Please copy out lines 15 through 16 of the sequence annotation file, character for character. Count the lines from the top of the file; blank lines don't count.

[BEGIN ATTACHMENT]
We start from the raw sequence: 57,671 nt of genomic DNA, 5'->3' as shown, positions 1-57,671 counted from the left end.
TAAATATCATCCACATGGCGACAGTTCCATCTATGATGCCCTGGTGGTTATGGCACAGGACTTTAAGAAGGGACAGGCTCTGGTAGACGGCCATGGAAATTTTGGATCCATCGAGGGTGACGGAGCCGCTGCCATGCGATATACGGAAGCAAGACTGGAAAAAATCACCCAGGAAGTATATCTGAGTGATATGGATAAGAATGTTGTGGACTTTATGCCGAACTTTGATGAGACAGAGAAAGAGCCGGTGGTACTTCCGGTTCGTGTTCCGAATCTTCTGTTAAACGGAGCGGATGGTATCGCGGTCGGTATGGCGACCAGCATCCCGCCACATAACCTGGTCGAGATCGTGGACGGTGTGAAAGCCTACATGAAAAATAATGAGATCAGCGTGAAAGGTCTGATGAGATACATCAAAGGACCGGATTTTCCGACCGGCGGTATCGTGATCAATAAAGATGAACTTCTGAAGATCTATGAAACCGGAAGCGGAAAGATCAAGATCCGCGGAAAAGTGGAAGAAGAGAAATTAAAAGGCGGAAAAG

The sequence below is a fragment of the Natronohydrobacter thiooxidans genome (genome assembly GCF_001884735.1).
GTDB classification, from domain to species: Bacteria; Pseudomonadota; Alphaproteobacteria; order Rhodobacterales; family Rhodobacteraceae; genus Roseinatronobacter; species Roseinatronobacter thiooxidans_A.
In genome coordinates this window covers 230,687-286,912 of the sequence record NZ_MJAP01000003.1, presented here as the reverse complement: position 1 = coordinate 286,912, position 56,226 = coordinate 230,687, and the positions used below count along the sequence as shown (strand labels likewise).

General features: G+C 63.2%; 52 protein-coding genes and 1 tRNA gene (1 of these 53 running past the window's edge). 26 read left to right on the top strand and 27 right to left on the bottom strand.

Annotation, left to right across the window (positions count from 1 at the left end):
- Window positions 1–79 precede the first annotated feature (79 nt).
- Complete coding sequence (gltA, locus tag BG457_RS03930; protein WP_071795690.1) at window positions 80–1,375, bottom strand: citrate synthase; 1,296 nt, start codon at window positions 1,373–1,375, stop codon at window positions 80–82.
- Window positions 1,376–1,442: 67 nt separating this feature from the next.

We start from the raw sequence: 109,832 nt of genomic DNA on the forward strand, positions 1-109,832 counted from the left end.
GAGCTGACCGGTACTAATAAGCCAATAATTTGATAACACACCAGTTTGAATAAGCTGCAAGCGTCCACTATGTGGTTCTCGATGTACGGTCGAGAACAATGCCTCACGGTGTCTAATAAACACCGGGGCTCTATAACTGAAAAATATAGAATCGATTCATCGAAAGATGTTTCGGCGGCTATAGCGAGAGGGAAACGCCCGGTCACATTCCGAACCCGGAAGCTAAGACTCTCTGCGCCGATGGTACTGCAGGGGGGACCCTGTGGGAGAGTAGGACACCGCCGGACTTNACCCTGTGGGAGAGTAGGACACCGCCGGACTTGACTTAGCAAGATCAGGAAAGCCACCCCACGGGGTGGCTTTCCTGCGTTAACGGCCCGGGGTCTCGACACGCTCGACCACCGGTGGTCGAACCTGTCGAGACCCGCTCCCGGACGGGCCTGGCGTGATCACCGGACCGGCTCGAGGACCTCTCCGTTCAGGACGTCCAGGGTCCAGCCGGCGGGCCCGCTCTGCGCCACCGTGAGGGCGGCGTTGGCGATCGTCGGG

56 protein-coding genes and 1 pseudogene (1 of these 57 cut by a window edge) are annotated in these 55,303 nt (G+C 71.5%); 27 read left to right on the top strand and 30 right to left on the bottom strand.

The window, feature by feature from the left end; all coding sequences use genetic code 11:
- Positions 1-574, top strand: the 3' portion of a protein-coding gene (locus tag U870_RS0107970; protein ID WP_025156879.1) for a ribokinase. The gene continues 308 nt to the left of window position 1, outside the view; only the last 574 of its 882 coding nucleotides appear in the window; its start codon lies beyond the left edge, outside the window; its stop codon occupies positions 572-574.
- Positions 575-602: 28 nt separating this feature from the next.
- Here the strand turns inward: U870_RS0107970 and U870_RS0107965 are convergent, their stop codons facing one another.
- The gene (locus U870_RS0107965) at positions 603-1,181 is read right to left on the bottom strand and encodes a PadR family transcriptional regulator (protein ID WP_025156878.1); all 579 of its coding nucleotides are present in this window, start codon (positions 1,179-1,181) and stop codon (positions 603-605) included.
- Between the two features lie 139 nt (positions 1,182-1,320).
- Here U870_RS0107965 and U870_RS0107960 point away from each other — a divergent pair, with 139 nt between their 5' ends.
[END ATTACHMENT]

- Positions 1-574, top strand: the 3' portion of a protein-coding gene (locus tag U870_RS0107970; protein ID WP_025156879.1) for a ribokinase. The gene continues 308 nt to the left of window position 1, outside the view; only the last 574 of its 882 coding nucleotides appear in the window; its start codon lies beyond the left edge, outside the window; its stop codon occupies positions 572-574.
- Positions 575-602: 28 nt separating this feature from the next.